Heroes: the Army
"..."There were about ten or twelve men in a circle around the fire when a big shell came in. I never heard it coming. I was knocked unconscious. When I came to, the fire was completely blown away and there was no one else except Somers who was lying on his back next to me, not moving..."
Joseph E. Wannamaker
- Branch of Service: Army
- Unit: Co. K., 407th Regiment,
102nd Infantry Division
- Dates: 1942 - 1945
- Location: European Theater
- Rank: Sgt., Purple Heart
- Birth Year: 1925
- Entered Service: Alton, IL
An Unforgettable New Year's Day
by Joseph E. Wannamaker, 407-E
On New Year's Day our work parties returned from the field to the house in Gereonsweiler around mid-afternoon. Meanwhile we had been alerted to move up on line on the outskirts of Lindern to relieve the 407th Infantry's First Battalion.
Wannamaker wrote later "I remember that New Year's Day quite well. The platoon was getting ready to move back up on line. We had a huge roaring fire going in the courtyard, fueling it mostly with furniture from the house.
"There were about ten or twelve men in a circle around the fire when a big shell came in. I never heard it coming. I was knocked unconscious. When I came to, the fire was completely blown away and there was no one else except Somers [Victor J.] who was lying on his back next to me, not moving. I thought the shed had landed in the road in front of the archway and, fearing another round coming in, I tried to move Somers away from the opening.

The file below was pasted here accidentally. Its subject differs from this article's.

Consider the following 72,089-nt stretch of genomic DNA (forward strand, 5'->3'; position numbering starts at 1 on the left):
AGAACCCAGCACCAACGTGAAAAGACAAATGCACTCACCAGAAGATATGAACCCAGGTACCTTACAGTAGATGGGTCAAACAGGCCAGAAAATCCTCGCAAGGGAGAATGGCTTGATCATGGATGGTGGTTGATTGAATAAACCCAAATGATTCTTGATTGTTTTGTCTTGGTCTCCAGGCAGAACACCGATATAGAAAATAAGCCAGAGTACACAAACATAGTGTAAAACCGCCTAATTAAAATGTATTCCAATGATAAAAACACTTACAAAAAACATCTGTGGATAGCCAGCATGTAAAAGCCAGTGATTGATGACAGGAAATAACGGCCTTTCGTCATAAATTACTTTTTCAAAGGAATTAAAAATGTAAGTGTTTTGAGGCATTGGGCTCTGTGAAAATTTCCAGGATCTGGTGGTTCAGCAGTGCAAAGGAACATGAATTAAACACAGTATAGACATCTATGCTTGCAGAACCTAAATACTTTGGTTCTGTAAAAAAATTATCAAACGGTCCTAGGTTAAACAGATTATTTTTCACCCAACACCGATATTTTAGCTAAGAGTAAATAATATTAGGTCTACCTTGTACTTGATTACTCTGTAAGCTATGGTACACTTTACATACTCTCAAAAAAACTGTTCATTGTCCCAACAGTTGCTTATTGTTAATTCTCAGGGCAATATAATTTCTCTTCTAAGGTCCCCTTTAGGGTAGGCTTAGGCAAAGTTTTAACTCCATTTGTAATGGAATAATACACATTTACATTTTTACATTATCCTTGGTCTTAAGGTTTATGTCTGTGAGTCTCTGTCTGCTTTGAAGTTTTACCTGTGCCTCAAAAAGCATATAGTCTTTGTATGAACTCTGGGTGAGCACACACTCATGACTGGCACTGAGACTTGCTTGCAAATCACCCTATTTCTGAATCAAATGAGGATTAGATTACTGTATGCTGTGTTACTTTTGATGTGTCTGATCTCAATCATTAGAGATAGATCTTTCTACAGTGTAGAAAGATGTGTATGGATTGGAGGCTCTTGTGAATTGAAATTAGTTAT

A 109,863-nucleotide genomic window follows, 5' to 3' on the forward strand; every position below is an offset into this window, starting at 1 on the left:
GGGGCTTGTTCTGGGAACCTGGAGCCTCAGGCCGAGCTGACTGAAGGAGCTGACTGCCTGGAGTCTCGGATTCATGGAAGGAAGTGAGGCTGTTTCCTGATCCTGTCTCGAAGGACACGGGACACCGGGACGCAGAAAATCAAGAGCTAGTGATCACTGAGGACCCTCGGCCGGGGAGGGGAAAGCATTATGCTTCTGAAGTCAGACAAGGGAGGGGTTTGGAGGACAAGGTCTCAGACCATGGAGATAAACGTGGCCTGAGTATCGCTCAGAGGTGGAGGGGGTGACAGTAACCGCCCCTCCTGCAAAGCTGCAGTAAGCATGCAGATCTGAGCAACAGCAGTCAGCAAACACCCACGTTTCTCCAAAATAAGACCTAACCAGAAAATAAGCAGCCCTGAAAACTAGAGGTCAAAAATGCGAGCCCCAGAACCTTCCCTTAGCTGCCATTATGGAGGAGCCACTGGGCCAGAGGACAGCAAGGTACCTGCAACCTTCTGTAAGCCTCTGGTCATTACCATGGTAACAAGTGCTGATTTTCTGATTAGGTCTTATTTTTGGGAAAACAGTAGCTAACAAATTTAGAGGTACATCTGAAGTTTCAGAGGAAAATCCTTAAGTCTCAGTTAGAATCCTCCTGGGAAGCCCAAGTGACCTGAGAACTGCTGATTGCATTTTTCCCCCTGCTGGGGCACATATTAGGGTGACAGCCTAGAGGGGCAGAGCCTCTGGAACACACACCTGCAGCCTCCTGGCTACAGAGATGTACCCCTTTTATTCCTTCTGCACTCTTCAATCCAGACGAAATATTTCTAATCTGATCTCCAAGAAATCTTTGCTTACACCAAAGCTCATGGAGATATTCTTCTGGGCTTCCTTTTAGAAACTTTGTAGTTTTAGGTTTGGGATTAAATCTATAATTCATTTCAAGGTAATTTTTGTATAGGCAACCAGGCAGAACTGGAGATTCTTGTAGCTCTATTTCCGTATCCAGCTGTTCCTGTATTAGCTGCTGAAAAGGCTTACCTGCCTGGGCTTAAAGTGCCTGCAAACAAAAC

"He was conscious and complained that he was hit in the back and couldn't stand to be moved. I had to leave him lying there. I was dazed and remember thinking "Where the hell is everybody?' Later I learned that many of the group were wounded and had run into the cellar where they were being taken care of by others. I believe I must have suffered a concussion and I couldn't hear anything for a week. (Years later an audiologist diagnosed Wannamaker's hearing impairment as massive nerve damage, most of which probably occurred on that New Year's Day.)
Lahti [Eljas O.]was one of those wounded in the courtyard. His dairy says "As we were waiting around, a few of the boys were outside around a fire talking -- all of a sudden a shell came in. Everyone jumped for cover, but the shell was a direct hit on the arch we were sitting under. Somers [Victor J.] was killed and Phillips [Roger W.], Baron [Matt], Francolini [Sergio F.], Delao [Delano, Ysidore?], and Lahti [Eljas O.] were wounded."